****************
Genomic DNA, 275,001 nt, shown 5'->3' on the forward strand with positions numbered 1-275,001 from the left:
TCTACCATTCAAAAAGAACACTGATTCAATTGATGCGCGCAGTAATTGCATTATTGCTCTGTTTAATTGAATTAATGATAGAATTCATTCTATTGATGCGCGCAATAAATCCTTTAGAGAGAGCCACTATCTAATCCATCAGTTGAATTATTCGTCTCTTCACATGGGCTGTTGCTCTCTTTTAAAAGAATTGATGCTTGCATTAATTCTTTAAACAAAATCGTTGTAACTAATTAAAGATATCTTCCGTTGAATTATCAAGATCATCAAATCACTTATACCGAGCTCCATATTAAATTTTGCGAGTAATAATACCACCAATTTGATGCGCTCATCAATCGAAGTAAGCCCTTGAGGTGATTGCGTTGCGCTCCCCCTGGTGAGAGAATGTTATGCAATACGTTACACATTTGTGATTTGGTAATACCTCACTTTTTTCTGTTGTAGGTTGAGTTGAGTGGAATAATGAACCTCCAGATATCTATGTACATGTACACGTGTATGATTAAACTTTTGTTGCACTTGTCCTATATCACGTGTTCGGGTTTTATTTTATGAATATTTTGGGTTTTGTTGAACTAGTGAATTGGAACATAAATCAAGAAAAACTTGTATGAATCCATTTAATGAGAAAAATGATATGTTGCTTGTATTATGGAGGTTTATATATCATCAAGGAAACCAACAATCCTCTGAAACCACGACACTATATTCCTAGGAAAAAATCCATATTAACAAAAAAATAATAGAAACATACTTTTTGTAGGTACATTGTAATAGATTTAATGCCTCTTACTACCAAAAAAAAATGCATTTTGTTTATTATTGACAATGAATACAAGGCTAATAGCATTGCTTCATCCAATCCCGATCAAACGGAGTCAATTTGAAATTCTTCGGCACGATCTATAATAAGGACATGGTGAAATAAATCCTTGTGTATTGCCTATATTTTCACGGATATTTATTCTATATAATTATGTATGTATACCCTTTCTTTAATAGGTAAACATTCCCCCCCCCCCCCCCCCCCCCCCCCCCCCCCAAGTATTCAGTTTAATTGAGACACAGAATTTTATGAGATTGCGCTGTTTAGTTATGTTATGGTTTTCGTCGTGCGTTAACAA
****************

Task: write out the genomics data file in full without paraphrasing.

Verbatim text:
Genomic DNA, 275,001 nt, shown 5'->3' on the forward strand with positions numbered 1-275,001 from the left:
TCTACCATTCAAAAAGAACACTGATTCAATTGATGCGCGCAGTAATTGCATTATTGCTCTGTTTAATTGAATTAATGATAGAATTCATTCTATTGATGCGCGCAATAAATCCTTTAGAGAGAGCCACTATCTAATCCATCAGTTGAATTATTCGTCTCTTCACATGGGCTGTTGCTCTCTTTTAAAAGAATTGATGCTTGCATTAATTCTTTAAACAAAATCGTTGTAACTAATTAAAGATATCTTCCGTTGAATTATCAAGATCATCAAATCACTTATACCGAGCTCCATATTAAATTTTGCGAGTAATAATACCACCAATTTGATGCGCTCATCAATCGAAGTAAGCCCTTGAGGTGATTGCGTTGCGCTCCCCCTGGTGAGAGAATGTTATGCAATACGTTACACATTTGTGATTTGGTAATACCTCACTTTTTTCTGTTGTAGGTTGAGTTGAGTGGAATAATGAACCTCCAGATATCTATGTACATGTACACGTGTATGATTAAACTTTTGTTGCACTTGTCCTATATCACGTGTTCGGGTTTTATTTTATGAATATTTTGGGTTTTGTTGAACTAGTGAATTGGAACATAAATCAAGAAAAACTTGTATGAATCCATTTAATGAGAAAAATGATATGTTGCTTGTATTATGGAGGTTTATATATCATCAAGGAAACCAACAATCCTCTGAAACCACGACACTATATTCCTAGGAAAAAATCCATATTAACAAAAAAATAATAGAAACATACTTTTTGTAGGTACATTGTAATAGATTTAATGCCTCTTACTACCAAAAAAAAATGCATTTTGTTTATTATTGACAATGAATACAAGGCTAATAGCATTGCTTCATCCAATCCCGATCAAACGGAGTCAATTTGAAATTCTTCGGCACGATCTATAATAAGGACATGGTGAAATAAATCCTTGTGTATTGCCTATATTTTCACGGATATTTATTCTATATAATTATGTATGTATACCCTTTCTTTAATAGGTAAACATTCCCCCCCCCCCCCCCCCCCCCCCCCCCCCCCAAGTATTCAGTTTAATTGAGACACAGAATTTTATGAGATTGCGCTGTTTAGTTATGTTATGGTTTTCGTCGTGCGTTAACAA